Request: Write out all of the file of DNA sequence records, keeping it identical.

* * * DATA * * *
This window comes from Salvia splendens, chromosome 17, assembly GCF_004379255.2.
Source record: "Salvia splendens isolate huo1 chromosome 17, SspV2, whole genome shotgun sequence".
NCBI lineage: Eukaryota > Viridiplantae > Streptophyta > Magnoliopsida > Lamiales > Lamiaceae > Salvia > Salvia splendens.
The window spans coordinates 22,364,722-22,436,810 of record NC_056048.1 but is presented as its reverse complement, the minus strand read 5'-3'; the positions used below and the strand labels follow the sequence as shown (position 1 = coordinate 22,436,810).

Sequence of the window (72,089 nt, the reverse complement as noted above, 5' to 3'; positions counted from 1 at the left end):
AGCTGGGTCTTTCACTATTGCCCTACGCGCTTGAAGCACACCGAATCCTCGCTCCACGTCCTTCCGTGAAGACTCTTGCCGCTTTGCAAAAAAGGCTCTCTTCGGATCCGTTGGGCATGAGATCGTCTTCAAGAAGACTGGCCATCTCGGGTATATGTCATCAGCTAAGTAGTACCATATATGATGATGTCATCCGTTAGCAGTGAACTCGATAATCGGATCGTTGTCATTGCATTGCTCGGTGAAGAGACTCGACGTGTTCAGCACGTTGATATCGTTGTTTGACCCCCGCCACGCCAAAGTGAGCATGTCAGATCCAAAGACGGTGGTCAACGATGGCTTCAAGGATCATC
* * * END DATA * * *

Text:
This window comes from Salvia splendens, chromosome 17, assembly GCF_004379255.2.
Source record: "Salvia splendens isolate huo1 chromosome 17, SspV2, whole genome shotgun sequence".
NCBI lineage: Eukaryota > Viridiplantae > Streptophyta > Magnoliopsida > Lamiales > Lamiaceae > Salvia > Salvia splendens.
The window spans coordinates 22,364,722-22,436,810 of record NC_056048.1 but is presented as its reverse complement, the minus strand read 5'-3'; the positions used below and the strand labels follow the sequence as shown (position 1 = coordinate 22,436,810).

Sequence of the window (72,089 nt, the reverse complement as noted above, 5' to 3'; positions counted from 1 at the left end):
AGCTGGGTCTTTCACTATTGCCCTACGCGCTTGAAGCACACCGAATCCTCGCTCCACGTCCTTCCGTGAAGACTCTTGCCGCTTTGCAAAAAAGGCTCTCTTCGGATCCGTTGGGCATGAGATCGTCTTCAAGAAGACTGGCCATCTCGGGTATATGTCATCAGCTAAGTAGTACCATATATGATGATGTCATCCGTTAGCAGTGAACTCGATAATCGGATCGTTGTCATTGCATTGCTCGGTGAAGAGACTCGACGTGTTCAGCACGTTGATATCGTTGTTTGACCCCCGCCACGCCAAAGTGAGCATGTCAGATCCAAAGACGGTGGTCAACGATGGCTTCAAGGATCATC